Existing high performance linear motor controllers use position sensing along the entire length of the several hundred foot track in order to control the motor. However, the present invention's Hot Spot Sensoring Controller places a short encoder segment at the start and the end regions of the track in order to gain the benefits of encoder based feedback control in these critical or “Hot Spots”, but no longer requires hundreds of feet of encoder, thereby minimizing the use of position feedback. The controller reorganizes automatically to optimally use position sensors as they are encountered. Because the encoder segments are placed at known locations, this apriori knowledge is also incorporated into the Hot Spot Sensoring Controller so that the transition between control reorganization is no longer based solely on encoder failure. This allows the nominal operation of the Hot Spot Sensoring Controller to eliminate the force transient that results from the detection latency of an encoder failure (as in Applicants' paper described above), and now provides completely seamless operation. It should be noted that the ability to detect encoder failure and to reorganize is retained in the event that there is a failure in the encoder segments. It should also be noted that this system can also be used with a full length encoder to improve reliability in the event of an encoder failure. It can also be use with encoder segments placed without the prior knowledge of the controller but there will then be a force transient due to detection latencies.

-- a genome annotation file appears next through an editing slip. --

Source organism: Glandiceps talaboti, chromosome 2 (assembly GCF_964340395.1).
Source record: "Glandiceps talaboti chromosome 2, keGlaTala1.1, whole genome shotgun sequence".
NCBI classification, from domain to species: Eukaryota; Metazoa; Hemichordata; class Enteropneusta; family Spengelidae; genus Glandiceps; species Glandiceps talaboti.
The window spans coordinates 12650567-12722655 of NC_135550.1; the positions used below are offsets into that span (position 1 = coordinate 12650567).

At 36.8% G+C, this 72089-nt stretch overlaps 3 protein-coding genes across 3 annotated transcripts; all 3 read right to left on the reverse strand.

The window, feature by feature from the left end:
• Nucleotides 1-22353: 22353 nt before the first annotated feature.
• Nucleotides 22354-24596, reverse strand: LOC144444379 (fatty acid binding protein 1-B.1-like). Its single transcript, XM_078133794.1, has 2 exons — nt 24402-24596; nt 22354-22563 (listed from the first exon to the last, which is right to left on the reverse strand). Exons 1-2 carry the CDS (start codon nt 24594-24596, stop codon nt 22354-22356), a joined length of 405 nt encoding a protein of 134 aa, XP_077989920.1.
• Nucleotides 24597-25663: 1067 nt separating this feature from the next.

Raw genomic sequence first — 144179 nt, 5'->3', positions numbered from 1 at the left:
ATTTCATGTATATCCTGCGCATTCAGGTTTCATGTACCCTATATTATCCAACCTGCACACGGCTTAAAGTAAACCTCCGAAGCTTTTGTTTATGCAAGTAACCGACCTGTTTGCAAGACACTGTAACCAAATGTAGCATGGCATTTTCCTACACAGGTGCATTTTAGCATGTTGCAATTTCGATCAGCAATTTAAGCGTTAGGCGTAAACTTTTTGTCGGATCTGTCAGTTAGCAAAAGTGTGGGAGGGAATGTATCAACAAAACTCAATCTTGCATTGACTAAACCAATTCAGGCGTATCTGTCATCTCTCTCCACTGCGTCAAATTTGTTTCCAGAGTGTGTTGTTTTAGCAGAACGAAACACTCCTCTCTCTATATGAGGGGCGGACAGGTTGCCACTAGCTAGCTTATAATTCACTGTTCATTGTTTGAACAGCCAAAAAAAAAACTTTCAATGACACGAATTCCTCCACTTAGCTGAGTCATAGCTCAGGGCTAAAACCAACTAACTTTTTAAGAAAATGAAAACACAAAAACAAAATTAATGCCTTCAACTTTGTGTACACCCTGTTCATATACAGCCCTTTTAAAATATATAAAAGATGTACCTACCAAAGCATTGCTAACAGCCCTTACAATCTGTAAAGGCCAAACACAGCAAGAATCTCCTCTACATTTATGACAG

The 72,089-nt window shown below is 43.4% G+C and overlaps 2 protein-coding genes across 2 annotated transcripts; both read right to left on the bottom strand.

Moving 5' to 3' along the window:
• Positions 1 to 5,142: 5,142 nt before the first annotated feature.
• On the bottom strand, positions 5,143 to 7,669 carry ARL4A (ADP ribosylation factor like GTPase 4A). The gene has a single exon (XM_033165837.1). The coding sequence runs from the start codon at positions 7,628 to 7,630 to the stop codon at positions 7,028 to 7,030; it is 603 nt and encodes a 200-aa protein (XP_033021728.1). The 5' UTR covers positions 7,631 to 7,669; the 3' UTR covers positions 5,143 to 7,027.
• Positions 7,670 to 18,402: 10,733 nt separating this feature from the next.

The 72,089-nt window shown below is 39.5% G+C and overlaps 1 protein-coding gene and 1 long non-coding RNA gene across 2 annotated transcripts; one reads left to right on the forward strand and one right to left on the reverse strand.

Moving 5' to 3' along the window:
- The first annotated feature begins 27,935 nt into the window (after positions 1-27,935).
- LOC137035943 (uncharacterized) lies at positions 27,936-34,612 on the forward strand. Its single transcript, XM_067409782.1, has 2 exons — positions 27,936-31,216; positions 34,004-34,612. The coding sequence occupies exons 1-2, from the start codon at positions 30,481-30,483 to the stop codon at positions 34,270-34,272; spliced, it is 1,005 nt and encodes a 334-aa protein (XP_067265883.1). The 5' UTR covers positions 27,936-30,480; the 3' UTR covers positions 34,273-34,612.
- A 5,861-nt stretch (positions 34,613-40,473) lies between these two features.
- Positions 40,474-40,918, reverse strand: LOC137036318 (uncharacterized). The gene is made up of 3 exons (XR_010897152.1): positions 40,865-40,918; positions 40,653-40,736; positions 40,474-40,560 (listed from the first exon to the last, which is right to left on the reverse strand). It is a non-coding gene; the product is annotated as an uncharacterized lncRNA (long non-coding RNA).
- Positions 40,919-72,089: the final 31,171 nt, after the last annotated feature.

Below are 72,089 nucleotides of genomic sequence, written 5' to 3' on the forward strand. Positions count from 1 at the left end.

The Hot Spot Sensoring Controller architecture is shown in

A velocity command ω* that varies with time is input to the system. This velocity profile is the desired speed trajectory for the linear motor. Velocity controller **312** accepts the velocity command and velocity feedback ω and generates a desired force output that is based on the velocity error between the commanded and the feedback velocity. The type of velocity controller equations depend upon the application and can be any found in the present state of the art. Without loss of generality, a velocity controller can be an integral-proportional (IP) controller such as

*z*(*k+*1)=*z*(*k*)+δ(ω*−ω)

*y*(*k*)=*G* _{wi} *z*(*k*)−*G* _{wp}ω(*k*) (1)

where k is an increment of discrete time, z is an integrator state, y is the output, G_{wi }and G_{wp }are integral and proportional gains used to adjust the system response. The controller is augmented here with the ability to resynchronize when commanded to do so by the reorganization switch control block. Resynchronization can include resetting the output and updating the gains.

Velocity feed forward **314** supplies a component of the output based on the nominal dynamics of the motor and would give an output commanded force profile F* sufficient to make the linear motor match the desired speed profile if there were no disturbances or uncertainties in the motor system. Without loss of generality, a feed forward algorithm such as

is used here where d/dt is a derivative operator, m is the effective mass of the motor and load, and B is the viscous friction. Position feed forward **316** is actually the integral of the commanded velocity and is in fact a position feed forward term that is consistent with the desired velocity trajectory.